Thursday, April 4, 2013

Taming the Beast—Revolutionize Your Piccolo Intonation! (Part II)

By Stephanie Mortimore
Stephanie Mortimore
Piccoloist, Metropolitan Opera Orchestra

Part II

Make a Difference

While the properties of sound production can be traced back to pure physics, hearing is a more complicated matter—biology also enters into play. When sound waves enter the ear they are translated into neural impulses which can be perceived by the brain. When two notes of different frequencies are heard simultaneously, events inside the ear or brain—there is some debate on this matter—often cause the listener to perceive a third tone. This “ghost note” is known as a difference tone, so called because of the mathematical relationship it has to the two primary notes; its frequency is the difference between the frequencies of the other two notes -- the frequency of the higher note (f2) minus the frequency of the lower note (f1) is equal to the frequency of the difference tone (D):



When the two notes are close together (less than about 30Hz apart) they will produce beats as described above. When the two notes are further apart (more than about 30Hz), they will begin to produce a difference tone which is audible as not just a buzzing, but as a separate note. Difference tones then actually combine with the primary notes to form the illusion of three note chords. As a result, the difference tone becomes a powerful tool for improving your intonation. By paying close attention to and tuning difference tones instead of the primary notes you will develop the skills you need to play in tune with yourself and with your orchestral colleagues. To use the bike analogy again, difference tones are your training wheels.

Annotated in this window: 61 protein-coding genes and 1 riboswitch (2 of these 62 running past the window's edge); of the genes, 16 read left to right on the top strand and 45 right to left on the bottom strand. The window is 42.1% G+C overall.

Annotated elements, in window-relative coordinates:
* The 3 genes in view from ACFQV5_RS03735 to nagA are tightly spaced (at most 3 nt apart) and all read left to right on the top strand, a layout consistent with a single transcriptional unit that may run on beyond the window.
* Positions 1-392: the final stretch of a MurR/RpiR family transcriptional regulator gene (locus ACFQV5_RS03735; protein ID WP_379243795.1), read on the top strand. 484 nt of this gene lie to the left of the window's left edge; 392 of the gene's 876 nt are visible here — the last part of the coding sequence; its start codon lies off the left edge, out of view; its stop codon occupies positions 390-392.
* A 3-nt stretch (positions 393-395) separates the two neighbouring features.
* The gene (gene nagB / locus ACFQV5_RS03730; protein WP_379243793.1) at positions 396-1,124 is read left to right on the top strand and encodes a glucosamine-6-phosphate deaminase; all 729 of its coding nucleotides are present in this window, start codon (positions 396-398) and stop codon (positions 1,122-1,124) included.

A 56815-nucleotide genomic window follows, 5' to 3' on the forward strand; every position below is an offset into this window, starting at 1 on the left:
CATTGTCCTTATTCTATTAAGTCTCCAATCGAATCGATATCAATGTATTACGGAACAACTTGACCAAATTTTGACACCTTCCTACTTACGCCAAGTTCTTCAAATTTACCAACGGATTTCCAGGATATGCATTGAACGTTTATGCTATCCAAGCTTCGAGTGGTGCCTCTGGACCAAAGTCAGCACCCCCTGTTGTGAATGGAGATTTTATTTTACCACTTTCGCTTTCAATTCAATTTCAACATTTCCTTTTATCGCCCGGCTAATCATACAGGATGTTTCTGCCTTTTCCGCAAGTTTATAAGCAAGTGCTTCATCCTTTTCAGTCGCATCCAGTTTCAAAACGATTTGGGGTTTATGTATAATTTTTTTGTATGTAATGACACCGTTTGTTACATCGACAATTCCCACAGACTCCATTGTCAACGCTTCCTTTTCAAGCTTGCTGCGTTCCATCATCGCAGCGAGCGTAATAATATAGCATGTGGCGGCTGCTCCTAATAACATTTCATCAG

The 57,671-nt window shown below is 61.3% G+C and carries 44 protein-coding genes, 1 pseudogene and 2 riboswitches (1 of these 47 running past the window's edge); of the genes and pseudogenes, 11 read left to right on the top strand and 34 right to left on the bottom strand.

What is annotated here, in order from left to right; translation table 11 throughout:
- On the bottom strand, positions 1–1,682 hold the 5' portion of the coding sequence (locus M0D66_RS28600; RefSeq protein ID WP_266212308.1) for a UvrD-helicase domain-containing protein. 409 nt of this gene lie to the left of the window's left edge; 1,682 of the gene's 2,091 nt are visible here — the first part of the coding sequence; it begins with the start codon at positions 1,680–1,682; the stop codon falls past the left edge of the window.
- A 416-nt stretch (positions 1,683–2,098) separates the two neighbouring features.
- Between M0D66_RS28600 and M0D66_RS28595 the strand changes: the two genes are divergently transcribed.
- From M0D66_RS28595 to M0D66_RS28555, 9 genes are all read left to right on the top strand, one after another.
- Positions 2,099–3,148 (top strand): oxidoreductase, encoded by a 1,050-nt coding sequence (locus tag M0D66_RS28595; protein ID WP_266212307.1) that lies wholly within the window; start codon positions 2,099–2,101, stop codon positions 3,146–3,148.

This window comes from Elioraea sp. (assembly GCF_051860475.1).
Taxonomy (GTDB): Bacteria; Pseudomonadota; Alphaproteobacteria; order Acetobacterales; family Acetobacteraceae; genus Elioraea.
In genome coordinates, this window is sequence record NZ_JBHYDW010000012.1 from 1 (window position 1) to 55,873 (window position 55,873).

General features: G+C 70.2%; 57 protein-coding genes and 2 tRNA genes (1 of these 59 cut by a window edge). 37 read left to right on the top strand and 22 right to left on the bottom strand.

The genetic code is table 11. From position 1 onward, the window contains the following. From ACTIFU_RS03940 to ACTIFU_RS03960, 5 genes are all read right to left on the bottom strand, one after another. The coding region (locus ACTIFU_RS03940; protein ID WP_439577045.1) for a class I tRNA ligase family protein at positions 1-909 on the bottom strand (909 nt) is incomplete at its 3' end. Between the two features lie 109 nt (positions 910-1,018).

This training will have two major positive effects. First, by sensitizing yourself to difference tones in your individual practice, you will develop muscle memory around how to adjust your piccolo so that you can play in tune with yourself (meaning you use just intonation to play arpeggiated intervals). Second, by using these skills when you play in the orchestra, you will hear the harmonic relationships which exist between your notes and your colleagues’ notes. When you hear difference tones which are not harmonically related and, therefore, not aesthetically pleasing to the ear, you will know how to adjust your instrument accordingly.

Practical Application

Let’s give it a try. For this part, you will need a tuner that plays a reference tone chromatically at least up to B6 (written as the B just above the staff for the piccolo), and that will play loud enough for you to hear well while playing but without causing pain. The louder your tuner is, the more audible and identifiable the difference tones will be.

First, let’s listen for beats. Put your tuner on A6 (this note is written as the A directly above the staff—A1760). Now, on your piccolo, play the same A. Try to move above and below the tuning note by allowing your hands to turn the piccolo, first in, then out. Listen for the beats. Notice how the buzzing speeds up as you get further away from the tuning note. Notice too how it slows down and eventually stops as you approach and arrive at a perfect unison.